Tencel fabric is often considered the most environmentally friendly choice for clothing and upholstery. This is because it’s made from cellulose sourced from eucalyptus trees.
Unfortunately, cellulose fibres like cotton, linen and lyocell easily catch fire. Thin fabrics made from cellulose fibres can actually be compared to paper, which is also cellulose-based.
Let’s take a deep dive:
- Is Tencel fire resistant?
- Does lyocell burn or melt?
- Flame resistant vs. non-flammable
- What is flame-resistant treated fabric?
- What is flame-resistant treated fibers?
- How to know if a garment is flammable
- What to do if your clothes catch fire
- How to put out a clothing fire
- How the various textiles burn
Is Tencel fire resistant?
There is no definitive answer to this question as the level of fire resistance of Tencel varies depending on the manufacturing process used and whether the fabric was treated. We will talk about this later.
In general, Tencel has a high ignition point. However, it is important to note that tencel does burn if it is exposed to an open flame.
You can treat your Tencel garments at home using a flame-retardant chemical:
Does lyocell burn or melt?
Lyocell is made from wood pulp, which is combustible. So it definitely burns unless it has been treated with a flame retardant chemical.
However, unless lyocell fibers have been blended with synthetic fibers like polyester and nylon, it doesn’t melt at high temperatures.
100% lyocell bedsheets will burn but won’t melt:
Flame resistant vs. non-flammable
Flame resistant materials are hard to ignite, burn slowly when set on fire, or go out when the heat source is removed.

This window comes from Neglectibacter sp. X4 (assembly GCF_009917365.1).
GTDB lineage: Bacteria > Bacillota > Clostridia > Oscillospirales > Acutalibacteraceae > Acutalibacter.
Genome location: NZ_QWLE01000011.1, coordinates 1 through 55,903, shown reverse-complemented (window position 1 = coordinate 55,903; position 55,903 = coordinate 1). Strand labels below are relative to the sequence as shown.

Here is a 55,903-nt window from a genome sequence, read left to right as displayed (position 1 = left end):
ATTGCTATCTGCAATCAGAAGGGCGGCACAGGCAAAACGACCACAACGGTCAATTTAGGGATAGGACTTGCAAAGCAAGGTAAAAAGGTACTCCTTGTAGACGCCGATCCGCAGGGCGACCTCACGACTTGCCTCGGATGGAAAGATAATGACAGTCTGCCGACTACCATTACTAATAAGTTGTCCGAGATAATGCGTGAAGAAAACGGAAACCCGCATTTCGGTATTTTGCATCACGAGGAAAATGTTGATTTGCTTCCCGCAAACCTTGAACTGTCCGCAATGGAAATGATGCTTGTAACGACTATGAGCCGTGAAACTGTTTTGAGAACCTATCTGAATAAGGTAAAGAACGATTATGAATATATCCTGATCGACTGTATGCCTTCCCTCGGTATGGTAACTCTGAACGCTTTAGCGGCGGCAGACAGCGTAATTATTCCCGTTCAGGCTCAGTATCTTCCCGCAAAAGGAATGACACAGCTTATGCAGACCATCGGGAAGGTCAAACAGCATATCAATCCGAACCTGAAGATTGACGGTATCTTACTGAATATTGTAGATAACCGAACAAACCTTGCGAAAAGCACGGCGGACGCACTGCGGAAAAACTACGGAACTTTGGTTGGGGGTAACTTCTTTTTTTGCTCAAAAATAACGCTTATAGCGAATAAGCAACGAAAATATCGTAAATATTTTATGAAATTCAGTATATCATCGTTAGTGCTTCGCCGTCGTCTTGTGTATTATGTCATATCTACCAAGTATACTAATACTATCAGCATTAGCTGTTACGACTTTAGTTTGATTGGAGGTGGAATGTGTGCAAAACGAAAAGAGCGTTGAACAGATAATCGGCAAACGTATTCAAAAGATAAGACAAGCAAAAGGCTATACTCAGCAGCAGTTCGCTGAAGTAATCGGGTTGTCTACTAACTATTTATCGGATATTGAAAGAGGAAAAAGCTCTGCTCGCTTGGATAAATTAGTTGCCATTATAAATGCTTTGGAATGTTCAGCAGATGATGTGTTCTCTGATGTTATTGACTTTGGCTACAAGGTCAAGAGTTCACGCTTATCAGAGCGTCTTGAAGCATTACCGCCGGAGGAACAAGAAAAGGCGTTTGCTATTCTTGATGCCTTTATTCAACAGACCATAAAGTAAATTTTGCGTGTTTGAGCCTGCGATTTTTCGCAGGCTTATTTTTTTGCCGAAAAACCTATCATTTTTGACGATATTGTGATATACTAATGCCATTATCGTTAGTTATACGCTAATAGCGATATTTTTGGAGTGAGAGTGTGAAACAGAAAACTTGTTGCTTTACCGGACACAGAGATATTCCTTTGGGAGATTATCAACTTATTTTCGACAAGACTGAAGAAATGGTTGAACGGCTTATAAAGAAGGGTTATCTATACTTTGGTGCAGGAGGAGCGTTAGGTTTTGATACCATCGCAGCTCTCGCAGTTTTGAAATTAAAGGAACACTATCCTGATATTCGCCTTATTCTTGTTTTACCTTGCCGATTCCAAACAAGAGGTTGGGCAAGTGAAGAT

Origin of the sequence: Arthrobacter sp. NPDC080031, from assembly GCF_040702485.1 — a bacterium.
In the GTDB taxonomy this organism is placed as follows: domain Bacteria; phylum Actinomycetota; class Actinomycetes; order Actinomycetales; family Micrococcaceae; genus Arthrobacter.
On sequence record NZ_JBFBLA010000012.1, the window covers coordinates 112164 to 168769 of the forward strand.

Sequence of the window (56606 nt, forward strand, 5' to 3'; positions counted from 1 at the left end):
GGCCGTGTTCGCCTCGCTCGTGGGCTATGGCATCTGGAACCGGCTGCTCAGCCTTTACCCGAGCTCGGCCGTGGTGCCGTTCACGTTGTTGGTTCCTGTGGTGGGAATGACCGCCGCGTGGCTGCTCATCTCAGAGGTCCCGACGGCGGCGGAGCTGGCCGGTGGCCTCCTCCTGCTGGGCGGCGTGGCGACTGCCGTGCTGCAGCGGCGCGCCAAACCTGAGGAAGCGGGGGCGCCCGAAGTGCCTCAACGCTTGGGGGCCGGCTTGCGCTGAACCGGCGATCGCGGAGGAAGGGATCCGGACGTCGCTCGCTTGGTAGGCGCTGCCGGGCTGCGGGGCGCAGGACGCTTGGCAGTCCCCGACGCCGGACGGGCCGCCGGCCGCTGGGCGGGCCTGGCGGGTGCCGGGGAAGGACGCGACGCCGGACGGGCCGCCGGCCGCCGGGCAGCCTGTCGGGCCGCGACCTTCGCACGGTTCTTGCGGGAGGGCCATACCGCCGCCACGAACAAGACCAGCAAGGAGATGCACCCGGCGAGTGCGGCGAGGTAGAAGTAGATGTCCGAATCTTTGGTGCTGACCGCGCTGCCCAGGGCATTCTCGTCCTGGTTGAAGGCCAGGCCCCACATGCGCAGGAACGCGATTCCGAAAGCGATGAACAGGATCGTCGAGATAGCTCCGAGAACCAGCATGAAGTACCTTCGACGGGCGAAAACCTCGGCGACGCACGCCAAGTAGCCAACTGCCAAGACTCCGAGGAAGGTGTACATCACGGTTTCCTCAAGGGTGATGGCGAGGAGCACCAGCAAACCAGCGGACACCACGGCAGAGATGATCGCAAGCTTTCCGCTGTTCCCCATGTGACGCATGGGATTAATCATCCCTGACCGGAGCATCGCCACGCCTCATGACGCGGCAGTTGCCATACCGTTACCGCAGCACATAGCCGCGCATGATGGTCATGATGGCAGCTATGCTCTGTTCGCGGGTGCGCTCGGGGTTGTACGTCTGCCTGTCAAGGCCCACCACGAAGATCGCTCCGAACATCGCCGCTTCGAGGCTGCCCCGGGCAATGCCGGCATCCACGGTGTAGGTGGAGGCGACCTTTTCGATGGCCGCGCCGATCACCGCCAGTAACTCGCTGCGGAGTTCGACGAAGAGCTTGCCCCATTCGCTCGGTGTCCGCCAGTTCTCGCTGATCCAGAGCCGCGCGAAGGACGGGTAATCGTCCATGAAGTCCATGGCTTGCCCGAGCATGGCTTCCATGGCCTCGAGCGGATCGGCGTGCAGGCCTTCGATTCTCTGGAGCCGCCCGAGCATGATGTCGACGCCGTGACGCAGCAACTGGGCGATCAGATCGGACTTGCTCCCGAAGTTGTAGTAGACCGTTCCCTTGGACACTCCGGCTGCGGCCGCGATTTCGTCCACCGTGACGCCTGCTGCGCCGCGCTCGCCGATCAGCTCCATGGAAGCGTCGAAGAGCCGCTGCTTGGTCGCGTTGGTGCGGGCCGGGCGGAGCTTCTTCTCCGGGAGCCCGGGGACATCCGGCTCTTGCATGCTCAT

Flame retardant materials only protect you from relatively low-temperature burning and not the kind of temperatures associated with a burning building.
Garments made from these materials may require special laundering to maintain effectiveness. Product labels should tell you what detergent and cleaning methods to use.
Non-flammable fabrics are those that will not ignite, burn, or support combustion. They are made from materials that do not easily ignite and produce little heat when burned.
Non-flammable fabrics are used in a variety of applications, including clothing, upholstery, curtains, and bedding. However, even these materials eventually fail when exposed to enough heat for a long time.
What is flame-resistant treated fabric?
Treated fabric is a fabric that has been treated with a flame retardant chemical. The flame retardant will help to prevent the fabric from igniting and burning in the event of a fire.
Fibers used in these fabrics aren’t usually thought of as protective. They become flame resistant because of the chemical treatment. With wearing and laundering, the flame-resistant chemical wears off the surface, rendering the garment flammable.
What is flame-resistant treated fibers?
Treated fibers are those that have a flame retardant chemical that’s applied during the fiber forming process.
As a result, treated fibers are flame resistant for the life of the garment. The flame retardant chemical can’t be removed by normal wear or laundering.
Treated fibers are ideal in environments that put you at higher risk of fire. It’s used in industrial protective clothing, utilities and fire fighter work uniforms.
This is a fire-resistant cotton t-shirt by Carhatt: